• Take stock of how the museum’s learning interests are currently expressed. Whether a museum’s long-term learning interests are clearly articulated or not, they are present in some way. Assess what these interests are, how and where they are expressed, and how aware others are of them. Gather and read over grant proposals that describe the museum’s approach to learning and its impact. What do they say (and not say) that a learning framework might address? Gather articles, books, white papers, blogs, and research reports referenced within your museum or recommended by staff. Who are the theorists referred to most often? Ask staff about whose ideas around learning informs their thinking.
• Learn from colleagues. Because more museums increasingly have developed and are updating learning frameworks, they are great sources of information. Contact colleagues at other museums about their learning frameworks; the various processes and approaches they have used; sections they have added and deleted; and different formats they have used. Ask about how they use the framework–and how much. Find out what they would do differently next time to strengthen their framework and make it more user friendly. Check out the work of Children’s Museum Research Network and the Spring 2016 issue of Hand To Hand.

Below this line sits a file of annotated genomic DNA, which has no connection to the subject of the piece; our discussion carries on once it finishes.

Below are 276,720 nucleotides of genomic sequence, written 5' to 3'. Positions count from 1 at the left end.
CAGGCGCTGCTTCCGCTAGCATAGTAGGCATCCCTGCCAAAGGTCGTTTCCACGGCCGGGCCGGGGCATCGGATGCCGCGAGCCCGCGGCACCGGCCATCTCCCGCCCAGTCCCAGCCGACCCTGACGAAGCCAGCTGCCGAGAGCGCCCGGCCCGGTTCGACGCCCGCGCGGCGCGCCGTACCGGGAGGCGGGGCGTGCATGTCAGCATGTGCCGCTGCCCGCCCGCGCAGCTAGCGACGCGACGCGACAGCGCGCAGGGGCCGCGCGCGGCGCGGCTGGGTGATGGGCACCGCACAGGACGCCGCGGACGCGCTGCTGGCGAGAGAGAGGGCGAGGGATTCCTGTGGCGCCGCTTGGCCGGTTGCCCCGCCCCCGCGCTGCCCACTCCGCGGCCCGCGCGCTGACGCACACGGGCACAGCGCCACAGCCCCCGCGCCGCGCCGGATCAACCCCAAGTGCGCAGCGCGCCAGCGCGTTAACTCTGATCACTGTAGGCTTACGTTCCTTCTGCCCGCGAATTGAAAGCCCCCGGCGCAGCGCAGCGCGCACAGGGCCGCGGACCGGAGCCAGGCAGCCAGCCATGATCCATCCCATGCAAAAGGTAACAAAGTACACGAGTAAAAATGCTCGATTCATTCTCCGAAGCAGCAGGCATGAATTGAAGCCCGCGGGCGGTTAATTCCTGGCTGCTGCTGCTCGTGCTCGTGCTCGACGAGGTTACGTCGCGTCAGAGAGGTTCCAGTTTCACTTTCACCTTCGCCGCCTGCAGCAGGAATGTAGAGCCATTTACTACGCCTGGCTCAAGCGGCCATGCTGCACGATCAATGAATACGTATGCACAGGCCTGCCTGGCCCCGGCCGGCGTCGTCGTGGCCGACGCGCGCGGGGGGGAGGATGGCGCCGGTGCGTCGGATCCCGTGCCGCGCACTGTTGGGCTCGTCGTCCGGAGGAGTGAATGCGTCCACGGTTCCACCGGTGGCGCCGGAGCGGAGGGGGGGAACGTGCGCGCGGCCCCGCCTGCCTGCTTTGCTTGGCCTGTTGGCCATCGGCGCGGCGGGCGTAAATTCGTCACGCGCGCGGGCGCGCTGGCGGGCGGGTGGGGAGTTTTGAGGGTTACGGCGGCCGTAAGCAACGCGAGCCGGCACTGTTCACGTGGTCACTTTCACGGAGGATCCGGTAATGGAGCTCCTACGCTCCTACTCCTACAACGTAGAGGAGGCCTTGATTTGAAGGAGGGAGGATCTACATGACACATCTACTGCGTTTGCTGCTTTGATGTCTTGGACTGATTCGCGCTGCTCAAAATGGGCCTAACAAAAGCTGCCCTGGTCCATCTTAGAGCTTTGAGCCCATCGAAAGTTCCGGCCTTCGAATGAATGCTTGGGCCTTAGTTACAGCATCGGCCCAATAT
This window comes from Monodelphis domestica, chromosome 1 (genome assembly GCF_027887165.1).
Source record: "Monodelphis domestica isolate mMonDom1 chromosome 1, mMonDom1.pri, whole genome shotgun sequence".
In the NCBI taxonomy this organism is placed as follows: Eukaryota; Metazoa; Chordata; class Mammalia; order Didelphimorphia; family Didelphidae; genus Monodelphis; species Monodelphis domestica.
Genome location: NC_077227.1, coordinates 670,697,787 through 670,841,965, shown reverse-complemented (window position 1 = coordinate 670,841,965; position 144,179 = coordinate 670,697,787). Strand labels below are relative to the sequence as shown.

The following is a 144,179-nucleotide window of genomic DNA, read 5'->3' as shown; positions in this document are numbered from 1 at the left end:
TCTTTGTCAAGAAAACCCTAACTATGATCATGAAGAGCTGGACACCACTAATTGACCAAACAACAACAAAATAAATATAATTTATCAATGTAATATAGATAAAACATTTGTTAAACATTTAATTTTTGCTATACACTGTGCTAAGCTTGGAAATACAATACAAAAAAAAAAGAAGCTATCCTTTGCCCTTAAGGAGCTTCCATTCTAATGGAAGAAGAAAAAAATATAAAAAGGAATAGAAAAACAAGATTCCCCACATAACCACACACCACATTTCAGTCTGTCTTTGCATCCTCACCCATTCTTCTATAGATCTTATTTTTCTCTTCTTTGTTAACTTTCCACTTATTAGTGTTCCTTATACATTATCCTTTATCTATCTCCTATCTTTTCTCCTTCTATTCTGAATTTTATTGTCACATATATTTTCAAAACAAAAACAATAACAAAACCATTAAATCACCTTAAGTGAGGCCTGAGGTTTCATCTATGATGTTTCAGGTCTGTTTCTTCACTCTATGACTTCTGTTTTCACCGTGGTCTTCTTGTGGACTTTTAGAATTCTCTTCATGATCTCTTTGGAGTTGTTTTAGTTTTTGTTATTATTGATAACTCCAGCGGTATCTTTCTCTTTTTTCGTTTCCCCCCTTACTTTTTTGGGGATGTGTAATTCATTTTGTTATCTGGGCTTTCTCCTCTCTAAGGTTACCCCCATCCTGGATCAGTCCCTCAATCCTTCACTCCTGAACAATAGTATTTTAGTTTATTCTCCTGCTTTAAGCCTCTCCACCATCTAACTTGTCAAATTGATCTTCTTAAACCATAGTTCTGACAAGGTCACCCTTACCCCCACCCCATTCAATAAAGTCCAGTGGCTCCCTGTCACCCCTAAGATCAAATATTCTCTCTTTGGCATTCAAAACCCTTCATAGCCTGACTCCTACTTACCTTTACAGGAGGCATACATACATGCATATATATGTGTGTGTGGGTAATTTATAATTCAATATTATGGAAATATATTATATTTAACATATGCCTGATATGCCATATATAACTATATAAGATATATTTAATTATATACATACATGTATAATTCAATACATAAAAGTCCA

• Leverage strengths: Every museum has learning assets that relate to areas of expertise where it invests resources and intends to have visible impact. For one museum it might be strong community partnerships, for another a large and well-prepared docent cohort; it could be making as a learning strategy or a commitment to interdisciplinary learning. Look into how those areas might be incorporated into the process of developing the framework. For instance, could the museum hold conversations with partners and community leaders about how they view learning and the museum's role? Which of the museum’s strengths are most relevant to the community’s challenges and promise? Where are the best opportunities for advancing the museum’s learning interests?
• Think outside the framework. The most important thing for a learning framework to accomplish is to develop a cohesive outlook across the organization on how the museum matters as a learning resource to its visitors and community. Arriving at this shared understanding should come from an engaging, productive process with lively discussion and deepening understanding. Prepare chewy questions: what is informal learning in our museum's context? What kind of learning is important here? Consider different ways to explore, capture, and communicate ideas and the relationships among them. Is a mind map of learning processes more helpful than a list? How does visually representing the relationship between learning processes, activities, and impacts help convey learning’s complexity? Perhaps the final framework is actually a giant illustrated poster rather than a thick, or even a thin, report.
Do any of the museum situations described at the top of this post resonate with the situation your museum is in? If so, you may be poised to develop a learning framework with and for your museum. Taking time early on to prepare will make a helpful difference along the way and in the framework you create. Additional resources below might be of help.